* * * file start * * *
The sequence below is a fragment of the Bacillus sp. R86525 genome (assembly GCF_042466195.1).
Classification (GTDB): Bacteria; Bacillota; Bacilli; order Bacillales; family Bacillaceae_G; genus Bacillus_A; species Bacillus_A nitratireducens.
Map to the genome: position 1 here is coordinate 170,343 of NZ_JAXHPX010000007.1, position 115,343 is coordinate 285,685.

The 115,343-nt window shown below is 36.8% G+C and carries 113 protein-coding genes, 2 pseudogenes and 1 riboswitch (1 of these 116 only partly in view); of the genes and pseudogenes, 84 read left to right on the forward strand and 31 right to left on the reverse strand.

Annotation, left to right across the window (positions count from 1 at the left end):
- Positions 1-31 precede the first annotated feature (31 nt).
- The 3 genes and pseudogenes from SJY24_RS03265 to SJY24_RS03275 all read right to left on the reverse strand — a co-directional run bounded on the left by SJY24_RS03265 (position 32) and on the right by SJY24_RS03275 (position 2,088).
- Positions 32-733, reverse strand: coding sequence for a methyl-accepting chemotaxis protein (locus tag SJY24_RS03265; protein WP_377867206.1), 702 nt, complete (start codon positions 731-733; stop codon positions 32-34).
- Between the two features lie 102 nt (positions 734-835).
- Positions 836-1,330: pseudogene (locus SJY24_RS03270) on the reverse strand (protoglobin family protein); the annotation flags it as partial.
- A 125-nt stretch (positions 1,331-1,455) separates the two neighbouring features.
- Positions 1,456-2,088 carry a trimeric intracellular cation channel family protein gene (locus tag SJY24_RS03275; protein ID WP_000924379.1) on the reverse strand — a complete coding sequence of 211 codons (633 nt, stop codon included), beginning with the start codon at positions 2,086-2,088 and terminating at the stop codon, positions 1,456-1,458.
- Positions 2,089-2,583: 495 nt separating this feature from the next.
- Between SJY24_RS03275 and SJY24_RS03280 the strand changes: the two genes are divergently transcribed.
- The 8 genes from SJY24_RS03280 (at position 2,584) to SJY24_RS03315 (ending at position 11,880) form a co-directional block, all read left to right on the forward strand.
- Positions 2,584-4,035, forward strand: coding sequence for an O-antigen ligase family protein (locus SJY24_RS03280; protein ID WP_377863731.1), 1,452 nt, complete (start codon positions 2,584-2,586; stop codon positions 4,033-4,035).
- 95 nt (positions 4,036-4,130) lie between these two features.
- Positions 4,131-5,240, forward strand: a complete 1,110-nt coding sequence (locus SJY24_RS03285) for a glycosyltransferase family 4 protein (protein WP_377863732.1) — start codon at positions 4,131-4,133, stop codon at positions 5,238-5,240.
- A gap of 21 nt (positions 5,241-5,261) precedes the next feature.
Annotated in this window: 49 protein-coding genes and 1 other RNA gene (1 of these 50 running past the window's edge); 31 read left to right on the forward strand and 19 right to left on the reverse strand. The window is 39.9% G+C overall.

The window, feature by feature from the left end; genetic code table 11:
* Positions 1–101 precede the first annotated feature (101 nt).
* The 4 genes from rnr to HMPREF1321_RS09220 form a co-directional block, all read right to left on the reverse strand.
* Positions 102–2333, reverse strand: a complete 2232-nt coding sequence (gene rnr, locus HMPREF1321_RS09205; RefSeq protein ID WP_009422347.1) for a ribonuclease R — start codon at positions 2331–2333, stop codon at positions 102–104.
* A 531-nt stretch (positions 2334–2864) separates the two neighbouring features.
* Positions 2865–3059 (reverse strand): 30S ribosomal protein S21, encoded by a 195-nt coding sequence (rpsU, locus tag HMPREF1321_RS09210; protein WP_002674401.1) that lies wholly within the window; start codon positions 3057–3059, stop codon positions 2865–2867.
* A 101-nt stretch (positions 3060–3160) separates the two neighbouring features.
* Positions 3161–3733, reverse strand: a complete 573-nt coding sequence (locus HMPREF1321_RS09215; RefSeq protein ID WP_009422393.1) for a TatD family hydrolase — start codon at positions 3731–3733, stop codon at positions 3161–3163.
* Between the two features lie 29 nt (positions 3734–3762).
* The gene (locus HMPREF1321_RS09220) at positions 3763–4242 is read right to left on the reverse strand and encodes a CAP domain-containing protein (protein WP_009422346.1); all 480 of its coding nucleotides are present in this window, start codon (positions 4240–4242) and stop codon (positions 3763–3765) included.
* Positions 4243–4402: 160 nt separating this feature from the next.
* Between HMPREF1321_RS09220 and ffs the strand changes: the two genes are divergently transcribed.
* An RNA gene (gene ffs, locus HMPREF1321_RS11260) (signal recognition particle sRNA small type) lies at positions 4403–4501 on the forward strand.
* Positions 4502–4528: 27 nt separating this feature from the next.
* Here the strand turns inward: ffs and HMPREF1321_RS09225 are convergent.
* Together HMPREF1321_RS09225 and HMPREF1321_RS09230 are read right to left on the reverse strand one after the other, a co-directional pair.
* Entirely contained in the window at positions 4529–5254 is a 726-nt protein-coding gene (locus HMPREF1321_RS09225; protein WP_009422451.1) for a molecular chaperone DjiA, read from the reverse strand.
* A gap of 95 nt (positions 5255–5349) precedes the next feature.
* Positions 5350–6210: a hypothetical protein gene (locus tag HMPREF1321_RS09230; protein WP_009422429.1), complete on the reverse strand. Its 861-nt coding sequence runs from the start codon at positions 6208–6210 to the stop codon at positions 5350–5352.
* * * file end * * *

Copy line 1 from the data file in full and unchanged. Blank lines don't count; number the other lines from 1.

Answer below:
The sequence below is a fragment of the Bacillus sp. R86525 genome (assembly GCF_042466195.1).